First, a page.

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Coles County was organized on December 25, 1830 out of Clark and Edgar counties. It was named after Edward Coles, the second governor of Illinois, from 1822 to 1826.
Thomas Lincoln, father of future President Abraham Lincoln, moved to Coles County in 1831. Thomas Lincoln died at his Goosenest Prairie home on January 17, 1851, age 73 years and 11 days. The cause of his death is reported to have been kidney trouble. He had been ailing for some time.
Abraham Lincoln practiced law in Coles County for a number of years, most frequently from 1841 to 1847 and occasionally after that, although the county was not a part of the Eighth Judicial Circuit which included Springfield where Lincoln lived and had his law office.
When the Eighth Judicial Circuit was organized on January 23, 1839, Decatur in Macon County was the nearest courthouse town on the Circuit to Charleston, Coles County seat, which was in the Fourth Judicial Circuit. Shelby County was added to the Eighth Circuit on February 23, 1841, making Shelbyville the nearest county seat on that circuit to Charleston. It was following this change in the circuit that Lincoln began to take cases at Charleston in considerable number. The addition of Moultrie County (Sullivan) when that county was created on February 16, 1843, brought another county seat town which was near Charleston. When Edgar County (Paris) was added to the circuit on February 21, 1845, Shelby County was detached, but was returned to the circuit on February 11, 1847. Thus from 1847 to 1853, Edgar, Shelby, and Moultrie counties were on the circuit. In 1853 the Eighth circuit was reduced in size and all counties south of DeWitt and east of Sangamon were detached.
Thus it was that Charleston, although not on the Eighth circuit, but on the Fourth, was a logical stopping place for those following the courts in Shelby, Edgar and Moultrie counties. The presence of his relatives in Coles County gave Lincoln an additional reason for stopping at Charleston.
Saturday, September 18, 1858, was the biggest day in the history of Charleston, that quiet little county seat amid the cornfields of eastern Illinois. It was the day that Abraham Lincoln met Senator Stephen Arnold Douglas in the fourth of their seven historic debates in the campaign for the United States Senate. Lincoln, "the first and only choice of the Republicans of Illinois for the United States Senate," did not gain a Senate seat, but more importantly, achieved a renown in these encounters with the "Little Giant" that opened the road to the White House.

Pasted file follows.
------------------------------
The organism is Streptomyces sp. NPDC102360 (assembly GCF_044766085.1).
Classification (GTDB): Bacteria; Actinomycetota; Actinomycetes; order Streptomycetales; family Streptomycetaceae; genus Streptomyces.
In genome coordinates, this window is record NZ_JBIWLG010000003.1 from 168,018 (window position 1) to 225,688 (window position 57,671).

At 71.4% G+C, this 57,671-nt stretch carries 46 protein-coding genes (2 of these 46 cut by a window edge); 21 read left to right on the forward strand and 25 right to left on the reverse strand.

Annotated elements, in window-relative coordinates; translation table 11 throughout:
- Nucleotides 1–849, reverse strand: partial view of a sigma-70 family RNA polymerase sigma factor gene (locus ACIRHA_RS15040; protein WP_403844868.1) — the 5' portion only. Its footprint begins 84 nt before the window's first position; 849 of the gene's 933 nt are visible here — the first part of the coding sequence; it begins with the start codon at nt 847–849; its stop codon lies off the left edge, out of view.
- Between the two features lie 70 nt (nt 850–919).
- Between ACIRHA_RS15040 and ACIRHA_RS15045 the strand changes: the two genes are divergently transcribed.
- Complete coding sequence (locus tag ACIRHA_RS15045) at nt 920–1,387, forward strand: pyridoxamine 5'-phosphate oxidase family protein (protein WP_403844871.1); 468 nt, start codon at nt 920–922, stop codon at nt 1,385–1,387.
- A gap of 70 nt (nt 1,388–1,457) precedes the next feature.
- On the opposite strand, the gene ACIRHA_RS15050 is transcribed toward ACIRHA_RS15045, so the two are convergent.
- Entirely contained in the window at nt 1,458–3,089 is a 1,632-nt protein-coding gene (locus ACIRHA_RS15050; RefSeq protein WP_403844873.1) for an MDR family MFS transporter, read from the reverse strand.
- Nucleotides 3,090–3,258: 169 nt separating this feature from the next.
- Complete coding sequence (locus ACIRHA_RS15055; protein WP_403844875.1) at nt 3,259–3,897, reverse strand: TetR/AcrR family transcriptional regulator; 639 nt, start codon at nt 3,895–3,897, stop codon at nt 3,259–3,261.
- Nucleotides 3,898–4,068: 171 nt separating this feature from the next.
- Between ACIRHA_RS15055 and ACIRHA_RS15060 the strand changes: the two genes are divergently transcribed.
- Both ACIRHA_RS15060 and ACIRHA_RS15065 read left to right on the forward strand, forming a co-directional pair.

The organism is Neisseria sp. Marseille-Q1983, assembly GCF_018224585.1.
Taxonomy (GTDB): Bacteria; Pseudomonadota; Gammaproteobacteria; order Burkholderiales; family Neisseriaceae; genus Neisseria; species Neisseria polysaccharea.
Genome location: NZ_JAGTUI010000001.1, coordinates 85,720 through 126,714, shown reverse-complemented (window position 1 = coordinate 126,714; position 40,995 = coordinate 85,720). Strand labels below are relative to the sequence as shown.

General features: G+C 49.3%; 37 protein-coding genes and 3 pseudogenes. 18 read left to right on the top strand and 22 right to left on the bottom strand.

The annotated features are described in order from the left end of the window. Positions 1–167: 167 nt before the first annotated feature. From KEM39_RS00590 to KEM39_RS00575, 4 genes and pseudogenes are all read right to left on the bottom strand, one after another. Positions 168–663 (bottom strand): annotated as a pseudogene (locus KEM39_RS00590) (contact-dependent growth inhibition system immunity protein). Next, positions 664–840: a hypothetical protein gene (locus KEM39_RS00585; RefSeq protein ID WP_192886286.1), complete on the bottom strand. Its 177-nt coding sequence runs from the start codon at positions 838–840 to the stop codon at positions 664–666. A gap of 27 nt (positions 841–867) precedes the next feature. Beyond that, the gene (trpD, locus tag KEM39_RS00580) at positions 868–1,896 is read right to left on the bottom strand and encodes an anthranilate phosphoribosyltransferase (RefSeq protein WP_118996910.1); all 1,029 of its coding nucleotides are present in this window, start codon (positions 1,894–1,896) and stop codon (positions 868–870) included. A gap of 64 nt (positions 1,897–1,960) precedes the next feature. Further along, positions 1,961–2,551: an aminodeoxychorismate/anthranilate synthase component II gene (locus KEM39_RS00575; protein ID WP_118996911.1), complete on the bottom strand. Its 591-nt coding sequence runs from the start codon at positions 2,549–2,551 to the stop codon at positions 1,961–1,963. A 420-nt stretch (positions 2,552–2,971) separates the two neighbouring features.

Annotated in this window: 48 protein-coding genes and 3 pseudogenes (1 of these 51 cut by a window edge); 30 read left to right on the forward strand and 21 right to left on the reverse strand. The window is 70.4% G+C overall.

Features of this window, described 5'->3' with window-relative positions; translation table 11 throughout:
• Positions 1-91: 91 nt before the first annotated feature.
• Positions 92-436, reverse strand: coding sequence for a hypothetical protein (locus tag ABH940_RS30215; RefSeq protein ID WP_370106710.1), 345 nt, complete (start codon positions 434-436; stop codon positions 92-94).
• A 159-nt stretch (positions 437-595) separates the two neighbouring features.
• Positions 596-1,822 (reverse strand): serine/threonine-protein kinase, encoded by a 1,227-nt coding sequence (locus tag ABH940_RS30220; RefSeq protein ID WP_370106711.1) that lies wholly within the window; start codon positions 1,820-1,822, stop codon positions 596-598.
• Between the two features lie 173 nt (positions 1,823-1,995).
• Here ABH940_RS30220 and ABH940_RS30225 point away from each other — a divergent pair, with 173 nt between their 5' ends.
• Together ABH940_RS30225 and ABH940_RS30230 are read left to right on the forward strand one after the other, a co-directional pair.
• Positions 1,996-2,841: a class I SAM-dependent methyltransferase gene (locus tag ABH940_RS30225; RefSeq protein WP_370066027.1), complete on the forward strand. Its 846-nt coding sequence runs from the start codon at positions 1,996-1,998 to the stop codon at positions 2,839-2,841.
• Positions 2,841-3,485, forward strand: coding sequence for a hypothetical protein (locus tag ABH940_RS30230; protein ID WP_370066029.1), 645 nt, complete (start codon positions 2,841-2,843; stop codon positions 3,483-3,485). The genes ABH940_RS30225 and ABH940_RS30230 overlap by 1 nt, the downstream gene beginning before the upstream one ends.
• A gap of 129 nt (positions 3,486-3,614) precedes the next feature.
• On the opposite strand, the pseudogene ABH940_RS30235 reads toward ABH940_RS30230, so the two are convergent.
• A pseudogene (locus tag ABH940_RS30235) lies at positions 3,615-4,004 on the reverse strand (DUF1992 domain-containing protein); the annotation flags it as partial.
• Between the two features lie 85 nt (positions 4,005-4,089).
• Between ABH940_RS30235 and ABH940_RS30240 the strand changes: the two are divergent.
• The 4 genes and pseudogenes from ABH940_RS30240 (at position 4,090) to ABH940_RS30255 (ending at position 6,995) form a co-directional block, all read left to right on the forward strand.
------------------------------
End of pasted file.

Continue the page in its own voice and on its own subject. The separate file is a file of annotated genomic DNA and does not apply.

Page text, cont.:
Coles County is home to several well-known legends and folktales, including the Mad Gasser of Mattoon and the ghost of Mary Hawkins at Pemberton Hall. Michael Kleen has documented many of these tales, including the “witch’s grave” of St. Omer Cemetery and story of “Rag Doll Cemetery,” in his book Tales of Coles County, Illinois. The legend of “Rag Doll Cemetery” formed the basis of the independent film Rag Doll, which was filmed primarily in and around Mattoon, Illinois in 2010. Additionally, the novel A Family Possessed by L. W. Stevenson is based on poltergeist activity experienced by a rural family living in Coles County in the 1980s. Ashmore Estates has long been a part of local folklore. Originally the almshouse at the Coles County Poor Farm, it is now a haunted attraction and a place of interest for paranormal investigators.
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Our thanks to Linda Lang for her many, many years of dedication to Coles County genealogy and ILGenWeb as a project.
This page was last updated Wednesday, 16-Nov-2016 06:42:46 EST
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